Which will not come as a surprise for taxpayers who have seen city council after city council over the past decade raise taxes to balance the operating budget.
This time around, the current council is aiming to keep the property tax hike at five per cent or less to balance a budget of $1.7 billion.
To do that, it’s going to mean cutting forecasted expenses for 2022 by $45 million.
The city’s finance team has also recommended council reduce spending in the 2019-2022 capital plan by approximately $43 million.
That’s a lot of cutting but not unexpected when considering the blow the pandemic has had on the city’s finances, with a revenue loss of $89 million last year and another $90 million loss expected this year.
Losses have largely been driven by reductions in parking revenues, permit and program fees and provincial revenue sharing from such revenue generators as casinos. Such losses translate to limited funds available in 2022 for new programs or investments.
Council will meet Dec. 1 to hear from city managers such as Police Chief Adam Palmer, Lon LaClaire, the city’s general manager of engineering services, and Donnie Rosa, the general manager of the park board.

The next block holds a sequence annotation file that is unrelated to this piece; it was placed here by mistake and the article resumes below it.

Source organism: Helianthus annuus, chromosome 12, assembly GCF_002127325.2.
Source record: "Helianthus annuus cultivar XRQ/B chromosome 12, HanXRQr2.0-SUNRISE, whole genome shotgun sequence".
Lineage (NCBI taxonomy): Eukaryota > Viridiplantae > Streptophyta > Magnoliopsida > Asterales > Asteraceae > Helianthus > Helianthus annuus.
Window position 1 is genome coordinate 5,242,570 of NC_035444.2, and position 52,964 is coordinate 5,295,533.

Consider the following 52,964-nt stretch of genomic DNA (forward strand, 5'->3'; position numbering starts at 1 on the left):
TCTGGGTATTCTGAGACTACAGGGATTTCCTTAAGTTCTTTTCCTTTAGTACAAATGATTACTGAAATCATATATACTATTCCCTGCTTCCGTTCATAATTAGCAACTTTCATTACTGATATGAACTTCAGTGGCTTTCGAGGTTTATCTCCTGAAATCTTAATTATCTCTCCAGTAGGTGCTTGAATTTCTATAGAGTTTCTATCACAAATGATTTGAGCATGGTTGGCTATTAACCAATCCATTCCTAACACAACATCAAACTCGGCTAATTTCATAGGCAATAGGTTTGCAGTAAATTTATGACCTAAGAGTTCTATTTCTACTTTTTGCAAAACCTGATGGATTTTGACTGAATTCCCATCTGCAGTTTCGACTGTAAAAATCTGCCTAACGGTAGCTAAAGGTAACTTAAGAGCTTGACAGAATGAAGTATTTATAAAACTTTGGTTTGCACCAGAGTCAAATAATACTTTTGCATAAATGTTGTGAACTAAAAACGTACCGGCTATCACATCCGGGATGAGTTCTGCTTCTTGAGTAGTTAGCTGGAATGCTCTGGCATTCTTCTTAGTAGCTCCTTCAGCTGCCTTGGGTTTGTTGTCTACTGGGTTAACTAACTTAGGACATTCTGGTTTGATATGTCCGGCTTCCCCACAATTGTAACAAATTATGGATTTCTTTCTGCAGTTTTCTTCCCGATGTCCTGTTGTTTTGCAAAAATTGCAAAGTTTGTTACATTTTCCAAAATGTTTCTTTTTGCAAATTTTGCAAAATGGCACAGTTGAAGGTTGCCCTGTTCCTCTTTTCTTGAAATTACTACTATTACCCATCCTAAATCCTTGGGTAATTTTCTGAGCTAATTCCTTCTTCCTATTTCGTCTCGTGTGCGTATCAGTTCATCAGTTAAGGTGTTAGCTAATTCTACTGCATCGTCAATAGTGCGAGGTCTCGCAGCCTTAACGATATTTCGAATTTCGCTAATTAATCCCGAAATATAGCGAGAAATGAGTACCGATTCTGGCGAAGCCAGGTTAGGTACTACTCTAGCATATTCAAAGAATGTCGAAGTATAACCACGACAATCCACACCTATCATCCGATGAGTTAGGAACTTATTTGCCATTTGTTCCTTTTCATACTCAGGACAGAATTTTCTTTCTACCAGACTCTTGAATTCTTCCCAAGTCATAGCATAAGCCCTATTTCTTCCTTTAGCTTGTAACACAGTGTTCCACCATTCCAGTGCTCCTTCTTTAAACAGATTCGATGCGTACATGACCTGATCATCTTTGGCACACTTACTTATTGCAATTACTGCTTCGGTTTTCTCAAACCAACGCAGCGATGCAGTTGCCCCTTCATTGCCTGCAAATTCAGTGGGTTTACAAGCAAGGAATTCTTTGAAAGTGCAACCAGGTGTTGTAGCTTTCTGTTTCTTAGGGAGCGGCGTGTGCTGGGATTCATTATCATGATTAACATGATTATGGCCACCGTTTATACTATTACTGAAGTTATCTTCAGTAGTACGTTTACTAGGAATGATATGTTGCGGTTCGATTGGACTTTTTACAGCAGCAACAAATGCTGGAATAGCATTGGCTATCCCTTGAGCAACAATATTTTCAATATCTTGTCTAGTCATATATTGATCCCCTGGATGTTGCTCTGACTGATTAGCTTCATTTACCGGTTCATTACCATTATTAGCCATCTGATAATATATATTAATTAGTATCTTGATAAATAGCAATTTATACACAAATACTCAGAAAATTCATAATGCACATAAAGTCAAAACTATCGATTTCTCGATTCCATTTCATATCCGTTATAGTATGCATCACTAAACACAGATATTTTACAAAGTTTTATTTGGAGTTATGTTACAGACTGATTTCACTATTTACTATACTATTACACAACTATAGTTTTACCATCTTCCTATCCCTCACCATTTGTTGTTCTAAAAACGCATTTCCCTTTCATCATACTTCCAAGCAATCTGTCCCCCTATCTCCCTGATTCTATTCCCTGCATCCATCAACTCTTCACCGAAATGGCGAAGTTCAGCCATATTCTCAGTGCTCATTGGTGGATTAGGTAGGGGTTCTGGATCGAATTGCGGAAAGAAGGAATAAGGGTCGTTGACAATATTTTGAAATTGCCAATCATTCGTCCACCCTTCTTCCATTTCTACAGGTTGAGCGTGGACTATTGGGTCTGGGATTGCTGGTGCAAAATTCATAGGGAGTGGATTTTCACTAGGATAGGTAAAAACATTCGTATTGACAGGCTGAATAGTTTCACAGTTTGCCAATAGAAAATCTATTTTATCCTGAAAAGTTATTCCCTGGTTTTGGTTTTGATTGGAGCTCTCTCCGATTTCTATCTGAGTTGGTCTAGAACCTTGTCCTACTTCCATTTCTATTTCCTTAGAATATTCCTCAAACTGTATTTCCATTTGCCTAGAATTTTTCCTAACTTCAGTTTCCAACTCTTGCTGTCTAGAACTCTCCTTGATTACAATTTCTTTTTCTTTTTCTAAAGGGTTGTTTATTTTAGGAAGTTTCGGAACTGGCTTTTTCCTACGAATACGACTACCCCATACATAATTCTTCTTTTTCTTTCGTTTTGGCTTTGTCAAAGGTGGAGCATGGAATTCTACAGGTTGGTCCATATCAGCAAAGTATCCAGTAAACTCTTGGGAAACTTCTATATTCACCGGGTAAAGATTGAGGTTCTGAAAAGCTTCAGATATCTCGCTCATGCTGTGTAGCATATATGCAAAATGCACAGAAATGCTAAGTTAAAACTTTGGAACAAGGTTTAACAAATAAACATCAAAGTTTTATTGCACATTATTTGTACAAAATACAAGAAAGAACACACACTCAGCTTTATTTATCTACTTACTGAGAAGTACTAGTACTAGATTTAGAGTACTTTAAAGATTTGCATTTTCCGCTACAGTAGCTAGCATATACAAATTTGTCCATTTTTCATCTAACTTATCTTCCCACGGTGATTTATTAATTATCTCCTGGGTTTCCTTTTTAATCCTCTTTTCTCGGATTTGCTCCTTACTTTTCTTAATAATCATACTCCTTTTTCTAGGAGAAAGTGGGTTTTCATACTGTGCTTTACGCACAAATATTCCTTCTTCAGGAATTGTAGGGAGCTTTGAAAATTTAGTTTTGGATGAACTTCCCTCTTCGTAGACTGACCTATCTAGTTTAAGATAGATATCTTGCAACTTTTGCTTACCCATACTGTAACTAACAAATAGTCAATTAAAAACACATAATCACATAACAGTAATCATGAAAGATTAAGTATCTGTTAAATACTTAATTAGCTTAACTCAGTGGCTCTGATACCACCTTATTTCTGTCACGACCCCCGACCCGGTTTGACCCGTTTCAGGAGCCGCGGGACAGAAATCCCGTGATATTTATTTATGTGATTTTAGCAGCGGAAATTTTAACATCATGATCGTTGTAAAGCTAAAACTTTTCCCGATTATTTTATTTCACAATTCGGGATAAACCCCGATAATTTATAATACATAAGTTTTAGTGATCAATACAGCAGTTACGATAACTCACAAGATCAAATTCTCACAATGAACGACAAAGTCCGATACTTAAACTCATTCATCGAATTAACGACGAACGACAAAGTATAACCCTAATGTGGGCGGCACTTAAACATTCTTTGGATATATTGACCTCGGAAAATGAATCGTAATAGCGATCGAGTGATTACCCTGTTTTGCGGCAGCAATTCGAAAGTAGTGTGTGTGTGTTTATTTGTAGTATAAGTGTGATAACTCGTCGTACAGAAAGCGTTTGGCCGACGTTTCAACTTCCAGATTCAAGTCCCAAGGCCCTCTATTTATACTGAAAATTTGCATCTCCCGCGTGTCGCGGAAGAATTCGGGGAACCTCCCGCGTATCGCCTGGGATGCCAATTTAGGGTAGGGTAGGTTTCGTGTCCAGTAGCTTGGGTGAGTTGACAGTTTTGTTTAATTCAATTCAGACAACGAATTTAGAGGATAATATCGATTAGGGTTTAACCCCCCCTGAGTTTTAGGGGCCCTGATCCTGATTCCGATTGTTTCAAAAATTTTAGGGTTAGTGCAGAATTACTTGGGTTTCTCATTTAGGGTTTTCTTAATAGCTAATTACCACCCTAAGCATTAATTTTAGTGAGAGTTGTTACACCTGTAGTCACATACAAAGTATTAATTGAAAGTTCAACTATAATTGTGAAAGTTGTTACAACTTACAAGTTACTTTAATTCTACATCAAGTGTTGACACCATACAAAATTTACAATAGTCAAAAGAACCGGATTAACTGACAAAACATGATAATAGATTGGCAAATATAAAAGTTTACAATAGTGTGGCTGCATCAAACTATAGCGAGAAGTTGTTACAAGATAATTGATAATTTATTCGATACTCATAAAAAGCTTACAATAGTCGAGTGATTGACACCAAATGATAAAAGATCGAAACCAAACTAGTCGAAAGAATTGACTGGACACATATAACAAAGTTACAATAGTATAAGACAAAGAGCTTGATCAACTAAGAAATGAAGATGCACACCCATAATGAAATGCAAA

Six days later, after also hearing from citizens about their concerns related to city spending, council is scheduled to finalize the budget Dec. 7 and decide how much of a property tax hike will be required to keep city services operating in 2022.
Let’s say council keeps the tax hike at five per cent, which is the more likely scenario than four per cent or three per cent, which would mean layoffs.
So how does a five per cent hike translate into dollars for a property owner?
Estimates on some average annual increases based on median property values are as follows:
• $137 for a single-family home (assessed at $1.7 million)
• $57 for a condo or strata unit (assessed at $711,000)
• $247 for a business property (assessed at $1 million)
• $95 for a residential property overall (assessed at $1.2 million)
It’s important to note the actual tax notice for each property owner will differ from the above average amounts, and will depend on the assessed value of the property.
It will also depend on the change in the assessed value of that property relative to the average change in that property class.
BC Assessment determines a property’s assessed value.
Also important to note is these estimates reflect the city portion of taxes only and exclude utility fees, provincial school taxes and taxes levied by other taxing authorities, including TransLink, Metro Vancouver, BC Assessment, and the Municipal Finance Authority.
The total property tax levy for 2022 will be set once a final budget is approved by council.
Citizens wanting to tell council what they should be spending taxpayers on can register to speak at the Dec. 1 meeting or submit questions or comments to city council via the city’s website.
This will be the last budget vote for this council because there will be an election in October 2022 and budget deliberations occur every December.